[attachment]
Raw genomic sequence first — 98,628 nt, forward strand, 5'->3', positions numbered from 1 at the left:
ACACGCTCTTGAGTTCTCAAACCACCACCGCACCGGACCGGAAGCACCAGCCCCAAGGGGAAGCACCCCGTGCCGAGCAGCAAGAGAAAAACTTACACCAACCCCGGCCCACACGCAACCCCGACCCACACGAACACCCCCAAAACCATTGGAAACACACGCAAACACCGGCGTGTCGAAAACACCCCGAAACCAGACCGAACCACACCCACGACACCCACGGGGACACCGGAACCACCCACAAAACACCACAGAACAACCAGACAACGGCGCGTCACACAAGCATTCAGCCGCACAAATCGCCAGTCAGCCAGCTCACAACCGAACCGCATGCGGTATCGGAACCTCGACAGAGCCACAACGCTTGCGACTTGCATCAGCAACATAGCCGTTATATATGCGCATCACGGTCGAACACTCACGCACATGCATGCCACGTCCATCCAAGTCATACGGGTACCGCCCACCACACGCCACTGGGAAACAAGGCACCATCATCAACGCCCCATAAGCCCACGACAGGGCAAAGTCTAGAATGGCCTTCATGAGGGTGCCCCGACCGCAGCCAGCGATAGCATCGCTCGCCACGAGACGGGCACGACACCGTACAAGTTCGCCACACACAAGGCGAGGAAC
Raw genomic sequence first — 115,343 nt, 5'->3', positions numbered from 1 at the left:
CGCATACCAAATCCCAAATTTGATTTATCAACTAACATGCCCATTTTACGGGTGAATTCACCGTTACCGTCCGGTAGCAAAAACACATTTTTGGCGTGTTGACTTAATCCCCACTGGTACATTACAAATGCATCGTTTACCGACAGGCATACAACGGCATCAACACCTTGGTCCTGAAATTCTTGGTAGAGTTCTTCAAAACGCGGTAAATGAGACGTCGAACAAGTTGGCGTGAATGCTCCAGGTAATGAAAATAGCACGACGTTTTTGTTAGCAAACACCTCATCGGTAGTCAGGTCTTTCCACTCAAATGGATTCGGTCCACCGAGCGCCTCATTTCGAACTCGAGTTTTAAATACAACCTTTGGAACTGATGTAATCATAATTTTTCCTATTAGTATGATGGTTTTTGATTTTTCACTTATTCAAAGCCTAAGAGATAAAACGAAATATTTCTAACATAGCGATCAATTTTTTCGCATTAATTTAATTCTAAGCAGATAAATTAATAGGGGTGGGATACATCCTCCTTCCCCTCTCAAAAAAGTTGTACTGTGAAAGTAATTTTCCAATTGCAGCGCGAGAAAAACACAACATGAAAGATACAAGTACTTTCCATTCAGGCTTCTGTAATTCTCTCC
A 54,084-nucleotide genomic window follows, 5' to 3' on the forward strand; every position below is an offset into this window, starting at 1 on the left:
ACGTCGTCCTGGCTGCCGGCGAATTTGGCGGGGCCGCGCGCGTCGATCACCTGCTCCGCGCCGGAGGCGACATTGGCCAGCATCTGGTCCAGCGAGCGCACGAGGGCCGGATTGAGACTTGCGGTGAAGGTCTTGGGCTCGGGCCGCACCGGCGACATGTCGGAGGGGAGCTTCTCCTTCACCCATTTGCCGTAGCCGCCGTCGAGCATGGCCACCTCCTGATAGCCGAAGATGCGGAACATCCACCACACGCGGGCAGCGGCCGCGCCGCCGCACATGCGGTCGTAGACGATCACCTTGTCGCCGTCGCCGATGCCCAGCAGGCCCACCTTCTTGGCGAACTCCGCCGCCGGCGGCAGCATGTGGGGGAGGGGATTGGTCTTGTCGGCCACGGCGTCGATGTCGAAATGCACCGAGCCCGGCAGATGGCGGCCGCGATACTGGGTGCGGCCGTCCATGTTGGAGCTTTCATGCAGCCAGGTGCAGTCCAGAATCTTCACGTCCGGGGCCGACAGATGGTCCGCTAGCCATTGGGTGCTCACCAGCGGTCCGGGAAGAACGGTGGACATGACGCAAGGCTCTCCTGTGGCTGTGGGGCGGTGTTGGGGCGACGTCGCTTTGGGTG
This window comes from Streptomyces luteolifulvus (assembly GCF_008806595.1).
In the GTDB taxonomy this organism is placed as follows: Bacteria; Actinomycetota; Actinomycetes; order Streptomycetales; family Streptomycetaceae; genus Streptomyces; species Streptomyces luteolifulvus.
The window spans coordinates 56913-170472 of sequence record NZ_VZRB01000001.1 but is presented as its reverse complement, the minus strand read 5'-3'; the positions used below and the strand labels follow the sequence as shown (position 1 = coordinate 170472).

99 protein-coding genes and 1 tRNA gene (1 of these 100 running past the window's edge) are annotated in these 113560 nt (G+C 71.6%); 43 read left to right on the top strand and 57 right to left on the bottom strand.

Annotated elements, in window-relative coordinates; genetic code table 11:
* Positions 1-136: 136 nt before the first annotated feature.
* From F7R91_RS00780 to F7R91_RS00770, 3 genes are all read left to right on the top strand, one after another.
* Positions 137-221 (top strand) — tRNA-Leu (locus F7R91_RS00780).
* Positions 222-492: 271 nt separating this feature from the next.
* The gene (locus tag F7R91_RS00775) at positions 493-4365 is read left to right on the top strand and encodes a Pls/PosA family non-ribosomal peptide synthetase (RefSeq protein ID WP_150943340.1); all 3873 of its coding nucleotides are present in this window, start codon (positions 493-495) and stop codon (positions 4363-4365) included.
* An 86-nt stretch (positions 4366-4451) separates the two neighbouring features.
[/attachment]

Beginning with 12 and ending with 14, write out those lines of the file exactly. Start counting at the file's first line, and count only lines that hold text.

* Positions 1-136: 136 nt before the first annotated feature.
* From F7R91_RS00780 to F7R91_RS00770, 3 genes are all read left to right on the top strand, one after another.
* Positions 137-221 (top strand) — tRNA-Leu (locus F7R91_RS00780).